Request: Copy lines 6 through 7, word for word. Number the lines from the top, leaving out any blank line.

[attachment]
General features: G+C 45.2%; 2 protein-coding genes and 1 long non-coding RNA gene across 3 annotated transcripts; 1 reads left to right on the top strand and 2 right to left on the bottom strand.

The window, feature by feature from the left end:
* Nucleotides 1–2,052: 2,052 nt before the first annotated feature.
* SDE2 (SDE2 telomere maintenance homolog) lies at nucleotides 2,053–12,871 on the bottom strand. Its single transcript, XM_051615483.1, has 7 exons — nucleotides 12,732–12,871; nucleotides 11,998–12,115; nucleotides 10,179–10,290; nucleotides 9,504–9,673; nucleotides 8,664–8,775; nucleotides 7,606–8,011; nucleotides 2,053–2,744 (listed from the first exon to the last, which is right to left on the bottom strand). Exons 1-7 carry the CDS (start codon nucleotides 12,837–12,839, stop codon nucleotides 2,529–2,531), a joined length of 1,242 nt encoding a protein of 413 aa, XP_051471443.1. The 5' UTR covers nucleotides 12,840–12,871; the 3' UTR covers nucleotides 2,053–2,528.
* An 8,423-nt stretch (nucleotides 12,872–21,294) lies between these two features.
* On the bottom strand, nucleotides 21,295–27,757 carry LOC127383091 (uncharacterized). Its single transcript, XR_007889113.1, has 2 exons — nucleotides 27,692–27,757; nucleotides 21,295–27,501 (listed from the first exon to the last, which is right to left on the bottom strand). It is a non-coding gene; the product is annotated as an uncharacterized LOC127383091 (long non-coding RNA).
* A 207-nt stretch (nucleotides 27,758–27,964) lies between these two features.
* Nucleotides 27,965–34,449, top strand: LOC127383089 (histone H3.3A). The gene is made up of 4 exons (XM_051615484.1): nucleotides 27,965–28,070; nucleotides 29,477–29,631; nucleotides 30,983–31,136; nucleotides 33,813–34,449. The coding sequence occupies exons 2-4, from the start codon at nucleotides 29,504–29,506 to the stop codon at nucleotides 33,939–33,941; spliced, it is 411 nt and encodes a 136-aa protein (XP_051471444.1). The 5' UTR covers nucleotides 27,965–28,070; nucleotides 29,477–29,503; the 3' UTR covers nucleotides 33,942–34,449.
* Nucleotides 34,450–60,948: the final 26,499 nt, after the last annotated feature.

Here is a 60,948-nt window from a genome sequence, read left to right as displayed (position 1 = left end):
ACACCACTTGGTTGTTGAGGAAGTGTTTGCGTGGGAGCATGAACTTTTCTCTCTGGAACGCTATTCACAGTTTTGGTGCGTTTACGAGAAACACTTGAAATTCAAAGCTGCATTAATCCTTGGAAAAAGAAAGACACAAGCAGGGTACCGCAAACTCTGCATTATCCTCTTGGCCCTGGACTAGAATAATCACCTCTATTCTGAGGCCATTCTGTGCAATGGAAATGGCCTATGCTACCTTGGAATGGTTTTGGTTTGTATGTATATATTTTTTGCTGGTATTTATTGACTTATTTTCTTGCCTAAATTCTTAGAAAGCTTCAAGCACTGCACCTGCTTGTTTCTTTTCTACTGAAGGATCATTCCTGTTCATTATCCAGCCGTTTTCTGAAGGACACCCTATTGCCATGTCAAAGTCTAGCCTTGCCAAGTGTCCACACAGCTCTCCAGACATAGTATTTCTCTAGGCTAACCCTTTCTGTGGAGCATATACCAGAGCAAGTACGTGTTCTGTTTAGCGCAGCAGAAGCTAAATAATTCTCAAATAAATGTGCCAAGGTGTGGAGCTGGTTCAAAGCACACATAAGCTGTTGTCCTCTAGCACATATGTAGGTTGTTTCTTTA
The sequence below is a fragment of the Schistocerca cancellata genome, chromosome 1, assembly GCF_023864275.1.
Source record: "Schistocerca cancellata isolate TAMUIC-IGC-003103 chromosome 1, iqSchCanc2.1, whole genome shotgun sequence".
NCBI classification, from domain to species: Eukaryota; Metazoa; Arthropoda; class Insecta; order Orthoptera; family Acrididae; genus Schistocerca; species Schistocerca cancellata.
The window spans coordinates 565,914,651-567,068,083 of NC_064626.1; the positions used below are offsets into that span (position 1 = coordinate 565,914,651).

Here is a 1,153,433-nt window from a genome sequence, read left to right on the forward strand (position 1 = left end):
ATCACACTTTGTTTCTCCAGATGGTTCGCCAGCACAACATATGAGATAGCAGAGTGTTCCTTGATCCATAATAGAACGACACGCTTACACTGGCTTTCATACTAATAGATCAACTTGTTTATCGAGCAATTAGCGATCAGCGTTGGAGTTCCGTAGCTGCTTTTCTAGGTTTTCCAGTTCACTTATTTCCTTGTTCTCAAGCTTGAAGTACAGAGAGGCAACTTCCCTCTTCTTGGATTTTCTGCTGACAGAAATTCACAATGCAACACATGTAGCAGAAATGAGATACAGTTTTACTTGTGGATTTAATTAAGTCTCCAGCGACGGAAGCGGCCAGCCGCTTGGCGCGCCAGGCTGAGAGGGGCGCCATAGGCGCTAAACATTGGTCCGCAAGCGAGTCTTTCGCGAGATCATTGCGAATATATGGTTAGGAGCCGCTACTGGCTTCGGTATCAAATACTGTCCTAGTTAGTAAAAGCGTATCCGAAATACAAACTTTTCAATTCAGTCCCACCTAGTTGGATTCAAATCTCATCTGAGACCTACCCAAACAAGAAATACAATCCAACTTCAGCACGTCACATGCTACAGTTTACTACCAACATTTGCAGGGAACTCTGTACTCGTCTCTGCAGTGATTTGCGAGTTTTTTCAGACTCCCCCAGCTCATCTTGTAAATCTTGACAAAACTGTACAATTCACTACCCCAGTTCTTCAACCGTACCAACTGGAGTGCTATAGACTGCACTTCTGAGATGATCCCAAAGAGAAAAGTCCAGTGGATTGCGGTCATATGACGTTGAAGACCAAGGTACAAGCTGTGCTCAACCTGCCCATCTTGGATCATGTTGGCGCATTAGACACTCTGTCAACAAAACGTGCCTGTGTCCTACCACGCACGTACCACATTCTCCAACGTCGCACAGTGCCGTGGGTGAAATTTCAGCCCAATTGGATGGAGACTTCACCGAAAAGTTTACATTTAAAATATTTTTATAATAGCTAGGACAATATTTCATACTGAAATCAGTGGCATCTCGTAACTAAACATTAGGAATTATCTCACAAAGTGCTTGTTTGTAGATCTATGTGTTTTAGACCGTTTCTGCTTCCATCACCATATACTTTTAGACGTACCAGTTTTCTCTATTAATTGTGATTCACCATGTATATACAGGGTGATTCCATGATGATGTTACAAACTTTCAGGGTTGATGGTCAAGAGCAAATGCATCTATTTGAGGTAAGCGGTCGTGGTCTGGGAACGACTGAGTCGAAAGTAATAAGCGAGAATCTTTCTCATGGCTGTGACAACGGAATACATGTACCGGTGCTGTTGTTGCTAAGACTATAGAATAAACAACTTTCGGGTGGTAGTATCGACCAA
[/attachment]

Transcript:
* On the bottom strand, nucleotides 21,295–27,757 carry LOC127383091 (uncharacterized). Its single transcript, XR_007889113.1, has 2 exons — nucleotides 27,692–27,757; nucleotides 21,295–27,501 (listed from the first exon to the last, which is right to left on the bottom strand). It is a non-coding gene; the product is annotated as an uncharacterized LOC127383091 (long non-coding RNA).
* A 207-nt stretch (nucleotides 27,758–27,964) lies between these two features.